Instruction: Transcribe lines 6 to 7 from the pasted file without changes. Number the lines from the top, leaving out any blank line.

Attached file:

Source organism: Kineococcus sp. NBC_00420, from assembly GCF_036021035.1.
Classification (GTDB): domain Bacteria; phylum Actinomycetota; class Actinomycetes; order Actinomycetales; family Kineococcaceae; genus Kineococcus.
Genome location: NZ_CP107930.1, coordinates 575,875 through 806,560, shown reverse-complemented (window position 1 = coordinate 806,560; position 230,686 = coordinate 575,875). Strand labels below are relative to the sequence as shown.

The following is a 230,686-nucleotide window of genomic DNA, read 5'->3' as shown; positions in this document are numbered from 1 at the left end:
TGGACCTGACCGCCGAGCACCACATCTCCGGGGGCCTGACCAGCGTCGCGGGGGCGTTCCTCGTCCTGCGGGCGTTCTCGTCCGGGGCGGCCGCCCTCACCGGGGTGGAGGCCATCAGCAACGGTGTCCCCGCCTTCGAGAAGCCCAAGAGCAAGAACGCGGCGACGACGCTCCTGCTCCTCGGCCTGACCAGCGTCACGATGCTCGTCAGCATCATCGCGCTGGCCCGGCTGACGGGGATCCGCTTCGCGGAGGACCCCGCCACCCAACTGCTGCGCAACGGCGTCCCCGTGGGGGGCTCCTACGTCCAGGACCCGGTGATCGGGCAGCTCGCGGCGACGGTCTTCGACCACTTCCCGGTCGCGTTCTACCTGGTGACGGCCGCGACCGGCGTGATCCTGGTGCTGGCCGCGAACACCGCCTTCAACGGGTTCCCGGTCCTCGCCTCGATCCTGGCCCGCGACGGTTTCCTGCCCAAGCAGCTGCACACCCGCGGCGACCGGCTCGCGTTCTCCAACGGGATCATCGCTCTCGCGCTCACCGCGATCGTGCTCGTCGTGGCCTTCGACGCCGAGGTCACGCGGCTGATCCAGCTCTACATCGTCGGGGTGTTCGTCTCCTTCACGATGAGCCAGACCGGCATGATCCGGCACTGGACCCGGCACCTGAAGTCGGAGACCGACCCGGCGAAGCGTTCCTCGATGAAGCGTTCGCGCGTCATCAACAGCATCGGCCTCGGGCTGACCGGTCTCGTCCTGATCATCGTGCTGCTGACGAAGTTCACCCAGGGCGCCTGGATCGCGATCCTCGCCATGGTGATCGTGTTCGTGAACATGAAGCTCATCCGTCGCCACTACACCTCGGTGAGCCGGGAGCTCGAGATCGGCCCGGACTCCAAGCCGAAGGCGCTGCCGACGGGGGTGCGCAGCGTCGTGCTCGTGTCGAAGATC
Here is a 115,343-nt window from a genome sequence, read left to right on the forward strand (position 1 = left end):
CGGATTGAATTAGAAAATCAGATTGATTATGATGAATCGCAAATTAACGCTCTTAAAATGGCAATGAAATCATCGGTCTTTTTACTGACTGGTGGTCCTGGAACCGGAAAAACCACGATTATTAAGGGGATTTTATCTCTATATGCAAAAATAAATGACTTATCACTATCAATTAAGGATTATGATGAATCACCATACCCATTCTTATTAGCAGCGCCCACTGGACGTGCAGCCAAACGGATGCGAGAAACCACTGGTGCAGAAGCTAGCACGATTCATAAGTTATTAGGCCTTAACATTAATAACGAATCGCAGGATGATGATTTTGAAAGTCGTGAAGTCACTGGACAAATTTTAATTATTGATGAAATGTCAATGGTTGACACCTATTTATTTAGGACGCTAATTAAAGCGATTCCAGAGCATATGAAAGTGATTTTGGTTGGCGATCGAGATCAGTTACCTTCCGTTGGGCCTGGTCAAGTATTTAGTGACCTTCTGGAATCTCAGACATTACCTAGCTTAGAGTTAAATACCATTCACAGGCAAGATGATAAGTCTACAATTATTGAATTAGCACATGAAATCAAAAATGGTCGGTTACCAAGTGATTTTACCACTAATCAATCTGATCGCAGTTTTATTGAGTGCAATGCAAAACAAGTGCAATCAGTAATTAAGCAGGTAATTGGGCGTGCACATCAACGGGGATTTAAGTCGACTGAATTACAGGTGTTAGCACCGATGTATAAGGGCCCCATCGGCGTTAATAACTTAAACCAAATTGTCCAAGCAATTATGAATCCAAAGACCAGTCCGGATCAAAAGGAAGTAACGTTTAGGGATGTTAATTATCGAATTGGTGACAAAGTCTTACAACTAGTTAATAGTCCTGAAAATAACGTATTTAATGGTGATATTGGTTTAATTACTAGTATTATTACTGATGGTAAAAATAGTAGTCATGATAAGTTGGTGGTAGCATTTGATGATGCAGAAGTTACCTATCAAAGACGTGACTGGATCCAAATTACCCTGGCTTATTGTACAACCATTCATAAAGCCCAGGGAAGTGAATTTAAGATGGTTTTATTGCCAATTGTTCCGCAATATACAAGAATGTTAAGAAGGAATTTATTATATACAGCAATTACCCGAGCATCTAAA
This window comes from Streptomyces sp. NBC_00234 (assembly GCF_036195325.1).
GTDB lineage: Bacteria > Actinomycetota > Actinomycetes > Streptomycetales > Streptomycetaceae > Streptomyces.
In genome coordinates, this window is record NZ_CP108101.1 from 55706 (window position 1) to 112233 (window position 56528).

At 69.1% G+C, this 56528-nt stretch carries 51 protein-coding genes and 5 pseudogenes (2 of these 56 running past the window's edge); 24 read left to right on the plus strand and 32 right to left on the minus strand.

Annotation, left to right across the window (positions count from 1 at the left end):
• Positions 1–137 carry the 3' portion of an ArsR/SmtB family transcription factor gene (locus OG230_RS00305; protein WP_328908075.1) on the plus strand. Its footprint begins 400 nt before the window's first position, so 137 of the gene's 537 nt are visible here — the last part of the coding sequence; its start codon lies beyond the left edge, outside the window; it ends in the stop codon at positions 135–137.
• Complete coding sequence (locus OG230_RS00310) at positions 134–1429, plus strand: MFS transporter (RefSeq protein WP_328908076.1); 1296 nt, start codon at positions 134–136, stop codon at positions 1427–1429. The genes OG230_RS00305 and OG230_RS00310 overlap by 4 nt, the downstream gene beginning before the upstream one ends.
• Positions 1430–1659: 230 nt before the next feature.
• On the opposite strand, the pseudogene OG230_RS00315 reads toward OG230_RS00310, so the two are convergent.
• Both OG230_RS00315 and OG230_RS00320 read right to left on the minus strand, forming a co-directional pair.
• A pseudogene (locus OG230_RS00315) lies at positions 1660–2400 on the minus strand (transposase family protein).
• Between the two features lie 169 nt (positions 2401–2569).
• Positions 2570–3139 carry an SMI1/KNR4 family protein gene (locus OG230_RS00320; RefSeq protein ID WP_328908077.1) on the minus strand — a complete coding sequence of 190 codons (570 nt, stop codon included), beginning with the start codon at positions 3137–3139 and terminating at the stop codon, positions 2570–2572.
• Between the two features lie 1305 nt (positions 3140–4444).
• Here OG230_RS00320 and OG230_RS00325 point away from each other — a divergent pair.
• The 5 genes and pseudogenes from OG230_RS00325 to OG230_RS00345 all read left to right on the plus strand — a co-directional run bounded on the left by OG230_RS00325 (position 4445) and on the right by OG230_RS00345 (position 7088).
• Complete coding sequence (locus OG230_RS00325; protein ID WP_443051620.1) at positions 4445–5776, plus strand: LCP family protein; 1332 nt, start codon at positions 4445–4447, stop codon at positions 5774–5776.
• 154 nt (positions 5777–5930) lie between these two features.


Here is a 115,343-nt window from a genome sequence, read left to right on the forward strand (position 1 = left end):
CGGATTGAATTAGAAAATCAGATTGATTATGATGAATCGCAAATTAACGCTCTTAAAATGGCAATGAAATCATCGGTCTTTTTACTGACTGGTGGTCCTGGAACCGGAAAAACCACGATTATTAAGGGGATTTTATCTCTATATGCAAAAATAAATGACTTATCACTATCAATTAAGGATTATGATGAATCACCATACCCATTCTTATTAGCAGCGCCCACTGGACGTGCAGCCAAACGGATGCGAGAAACCACTGGTGCAGAAGCTAGCACGATTCATAAGTTATTAGGCCTTAACATTAATAACGAATCGCAGGATGATGATTTTGAAAGTCGTGAAGTCACTGGACAAATTTTAATTATTGATGAAATGTCAATGGTTGACACCTATTTATTTAGGACGCTAATTAAAGCGATTCCAGAGCATATGAAAGTGATTTTGGTTGGCGATCGAGATCAGTTACCTTCCGTTGGGCCTGGTCAAGTATTTAGTGACCTTCTGGAATCTCAGACATTACCTAGCTTAGAGTTAAATACCATTCACAGGCAAGATGATAAGTCTACAATTATTGAATTAGCACATGAAATCAAAAATGGTCGGTTACCAAGTGATTTTACCACTAATCAATCTGATCGCAGTTTTATTGAGTGCAATGCAAAACAAGTGCAATCAGTAATTAAGCAGGTAATTGGGCGTGCACATCAACGGGGATTTAAGTCGACTGAATTACAGGTGTTAGCACCGATGTATAAGGGCCCCATCGGCGTTAATAACTTAAACCAAATTGTCCAAGCAATTATGAATCCAAAGACCAGTCCGGATCAAAAGGAAGTAACGTTTAGGGATGTTAATTATCGAATTGGTGACAAAGTCTTACAACTAGTTAATAGTCCTGAAAATAACGTATTTAATGGTGATATTGGTTTAATTACTAGTATTATTACTGATGGTAAAAATAGTAGTCATGATAAGTTGGTGGTAGCATTTGATGATGCAGAAGTTACCTATCAAAGACGTGACTGGATCCAAATTACCCTGGCTTATTGTACAACCATTCATAAAGCCCAGGGAAGTGAATTTAAGATGGTTTTATTGCCAATTGTTCCGCAATATACAAGAATGTTAAGAAGGAATTTATTATATACAGCAATTACCCGAGCATCTAAA